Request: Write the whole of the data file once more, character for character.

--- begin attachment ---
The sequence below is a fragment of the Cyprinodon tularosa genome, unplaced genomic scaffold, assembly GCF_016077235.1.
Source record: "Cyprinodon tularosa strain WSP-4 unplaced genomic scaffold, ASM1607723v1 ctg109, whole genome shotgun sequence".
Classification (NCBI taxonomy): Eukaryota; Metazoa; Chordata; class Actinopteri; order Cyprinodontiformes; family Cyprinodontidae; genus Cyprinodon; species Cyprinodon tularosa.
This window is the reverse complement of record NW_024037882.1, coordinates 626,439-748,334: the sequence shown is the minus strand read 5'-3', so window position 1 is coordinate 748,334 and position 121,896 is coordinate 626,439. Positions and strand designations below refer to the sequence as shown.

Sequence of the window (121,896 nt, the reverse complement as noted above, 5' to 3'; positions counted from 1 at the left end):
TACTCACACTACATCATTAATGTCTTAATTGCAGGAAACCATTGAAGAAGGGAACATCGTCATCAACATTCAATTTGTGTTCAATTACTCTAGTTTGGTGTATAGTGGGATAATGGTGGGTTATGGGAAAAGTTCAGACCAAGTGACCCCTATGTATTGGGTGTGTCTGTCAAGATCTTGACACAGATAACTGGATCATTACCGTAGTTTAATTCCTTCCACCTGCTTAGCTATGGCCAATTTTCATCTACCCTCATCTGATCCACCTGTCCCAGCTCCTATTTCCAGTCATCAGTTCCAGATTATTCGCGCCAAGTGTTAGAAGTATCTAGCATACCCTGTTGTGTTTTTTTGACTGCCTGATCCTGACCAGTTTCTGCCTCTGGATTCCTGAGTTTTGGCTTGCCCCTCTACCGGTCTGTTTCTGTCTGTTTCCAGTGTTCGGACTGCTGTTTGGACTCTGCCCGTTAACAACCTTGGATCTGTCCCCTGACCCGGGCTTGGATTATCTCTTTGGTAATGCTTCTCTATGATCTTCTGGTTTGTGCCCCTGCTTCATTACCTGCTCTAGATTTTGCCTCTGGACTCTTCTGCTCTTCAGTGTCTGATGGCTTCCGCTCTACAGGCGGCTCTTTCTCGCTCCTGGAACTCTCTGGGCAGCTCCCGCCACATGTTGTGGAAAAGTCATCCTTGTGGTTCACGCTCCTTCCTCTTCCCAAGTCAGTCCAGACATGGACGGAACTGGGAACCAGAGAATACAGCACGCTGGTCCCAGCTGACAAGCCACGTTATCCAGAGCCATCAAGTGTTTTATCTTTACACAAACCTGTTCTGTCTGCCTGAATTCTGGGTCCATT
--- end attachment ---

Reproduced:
The sequence below is a fragment of the Cyprinodon tularosa genome, unplaced genomic scaffold, assembly GCF_016077235.1.
Source record: "Cyprinodon tularosa strain WSP-4 unplaced genomic scaffold, ASM1607723v1 ctg109, whole genome shotgun sequence".
Classification (NCBI taxonomy): Eukaryota; Metazoa; Chordata; class Actinopteri; order Cyprinodontiformes; family Cyprinodontidae; genus Cyprinodon; species Cyprinodon tularosa.
This window is the reverse complement of record NW_024037882.1, coordinates 626,439-748,334: the sequence shown is the minus strand read 5'-3', so window position 1 is coordinate 748,334 and position 121,896 is coordinate 626,439. Positions and strand designations below refer to the sequence as shown.

Sequence of the window (121,896 nt, the reverse complement as noted above, 5' to 3'; positions counted from 1 at the left end):
TACTCACACTACATCATTAATGTCTTAATTGCAGGAAACCATTGAAGAAGGGAACATCGTCATCAACATTCAATTTGTGTTCAATTACTCTAGTTTGGTGTATAGTGGGATAATGGTGGGTTATGGGAAAAGTTCAGACCAAGTGACCCCTATGTATTGGGTGTGTCTGTCAAGATCTTGACACAGATAACTGGATCATTACCGTAGTTTAATTCCTTCCACCTGCTTAGCTATGGCCAATTTTCATCTACCCTCATCTGATCCACCTGTCCCAGCTCCTATTTCCAGTCATCAGTTCCAGATTATTCGCGCCAAGTGTTAGAAGTATCTAGCATACCCTGTTGTGTTTTTTTGACTGCCTGATCCTGACCAGTTTCTGCCTCTGGATTCCTGAGTTTTGGCTTGCCCCTCTACCGGTCTGTTTCTGTCTGTTTCCAGTGTTCGGACTGCTGTTTGGACTCTGCCCGTTAACAACCTTGGATCTGTCCCCTGACCCGGGCTTGGATTATCTCTTTGGTAATGCTTCTCTATGATCTTCTGGTTTGTGCCCCTGCTTCATTACCTGCTCTAGATTTTGCCTCTGGACTCTTCTGCTCTTCAGTGTCTGATGGCTTCCGCTCTACAGGCGGCTCTTTCTCGCTCCTGGAACTCTCTGGGCAGCTCCCGCCACATGTTGTGGAAAAGTCATCCTTGTGGTTCACGCTCCTTCCTCTTCCCAAGTCAGTCCAGACATGGACGGAACTGGGAACCAGAGAATACAGCACGCTGGTCCCAGCTGACAAGCCACGTTATCCAGAGCCATCAAGTGTTTTATCTTTACACAAACCTGTTCTGTCTGCCTGAATTCTGGGTCCATT